Thursday, January 17, 2019
“In God We Trust”
“If you then, though you are evil, know how to give good gifts to your children, how much more will your Father in heaven give the Holy Spirit to those who ask him.” Luke 11:13
The phrase, “In God We Trust,” has been around for quite some time though it did not become the official motto of the United States until 1956. In a letter dating November 13, 1861, the Reverend Mark Watkinson, pastor of Prospect Hill Baptist Church in Ridleyville, Pennsylvania, petitioned the Treasury Department to add a statement recognizing “Almighty God in some form on our coins” in order to “relieve us from the ignominy of heathenism,” at least in part to declare that God was on the Union side of the Civil War. In December 1863, Abraham Lincoln's Secretary of the Treasury decided on a new motto, “In God We Trust,” to engrave on U.S. coins. A year later, the motto first appeared on the two-cent piece and has appeared on all U.S. currency since 1957, the year President Eisenhower and the 84th Congress passed legislation declaring the phrase the U.S. national motto.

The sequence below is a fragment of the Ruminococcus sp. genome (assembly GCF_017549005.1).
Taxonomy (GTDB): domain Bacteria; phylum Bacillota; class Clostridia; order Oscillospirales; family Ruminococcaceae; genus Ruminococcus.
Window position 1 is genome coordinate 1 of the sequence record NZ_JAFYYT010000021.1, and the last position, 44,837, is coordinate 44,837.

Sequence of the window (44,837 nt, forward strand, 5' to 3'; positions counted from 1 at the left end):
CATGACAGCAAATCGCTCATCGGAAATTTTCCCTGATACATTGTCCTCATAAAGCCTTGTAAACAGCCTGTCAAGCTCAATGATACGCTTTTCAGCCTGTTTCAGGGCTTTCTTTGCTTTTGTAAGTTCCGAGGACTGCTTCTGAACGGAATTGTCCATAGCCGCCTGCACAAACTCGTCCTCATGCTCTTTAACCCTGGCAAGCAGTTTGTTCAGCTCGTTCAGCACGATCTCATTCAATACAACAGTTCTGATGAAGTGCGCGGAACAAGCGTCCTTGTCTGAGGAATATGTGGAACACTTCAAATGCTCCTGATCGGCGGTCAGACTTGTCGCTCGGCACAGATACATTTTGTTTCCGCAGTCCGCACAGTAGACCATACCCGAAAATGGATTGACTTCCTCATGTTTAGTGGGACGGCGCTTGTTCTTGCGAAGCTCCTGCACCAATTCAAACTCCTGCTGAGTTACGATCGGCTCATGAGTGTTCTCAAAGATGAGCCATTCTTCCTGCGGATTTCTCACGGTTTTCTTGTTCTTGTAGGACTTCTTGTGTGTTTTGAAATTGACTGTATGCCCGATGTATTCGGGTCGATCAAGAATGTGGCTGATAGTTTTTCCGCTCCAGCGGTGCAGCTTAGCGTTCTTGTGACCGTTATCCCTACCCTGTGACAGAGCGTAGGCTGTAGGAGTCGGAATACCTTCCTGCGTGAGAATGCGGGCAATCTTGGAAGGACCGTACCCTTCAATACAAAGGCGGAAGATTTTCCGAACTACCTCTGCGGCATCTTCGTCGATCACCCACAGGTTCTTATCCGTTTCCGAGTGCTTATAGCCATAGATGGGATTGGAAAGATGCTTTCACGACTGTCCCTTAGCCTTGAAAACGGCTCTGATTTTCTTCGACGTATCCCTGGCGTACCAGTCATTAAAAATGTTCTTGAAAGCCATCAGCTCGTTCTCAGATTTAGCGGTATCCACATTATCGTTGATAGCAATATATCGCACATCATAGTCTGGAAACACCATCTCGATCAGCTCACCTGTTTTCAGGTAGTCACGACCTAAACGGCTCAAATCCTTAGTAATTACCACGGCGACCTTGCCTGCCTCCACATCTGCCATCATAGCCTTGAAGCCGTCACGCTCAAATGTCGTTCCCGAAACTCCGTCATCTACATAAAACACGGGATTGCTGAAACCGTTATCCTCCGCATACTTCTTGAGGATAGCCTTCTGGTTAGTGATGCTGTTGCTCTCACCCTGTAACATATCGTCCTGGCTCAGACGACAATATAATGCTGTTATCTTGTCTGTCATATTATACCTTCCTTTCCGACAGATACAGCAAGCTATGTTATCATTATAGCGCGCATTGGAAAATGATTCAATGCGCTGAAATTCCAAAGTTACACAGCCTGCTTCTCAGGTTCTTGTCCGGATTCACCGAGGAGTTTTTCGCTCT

Though some groups have expressed objections to its use, citing its religious reference violates the Establishment Clause of the First Amendment, so far the arguments have not overcome the interpretational doctrine of accommodationism, which allows government to endorse religious establishments as long as they are all treated equally. But we know, as believers, there is an even higher doctrine at stake that makes this motto secure in our hearts whether it remains on our country's currency or not. Jesus affirmed this doctrine in connection with the practice of prayer when He suggested that when we pray, we can unequivocally trust the Heavenly Father to give us good gifts, even though they may not feel or appear good.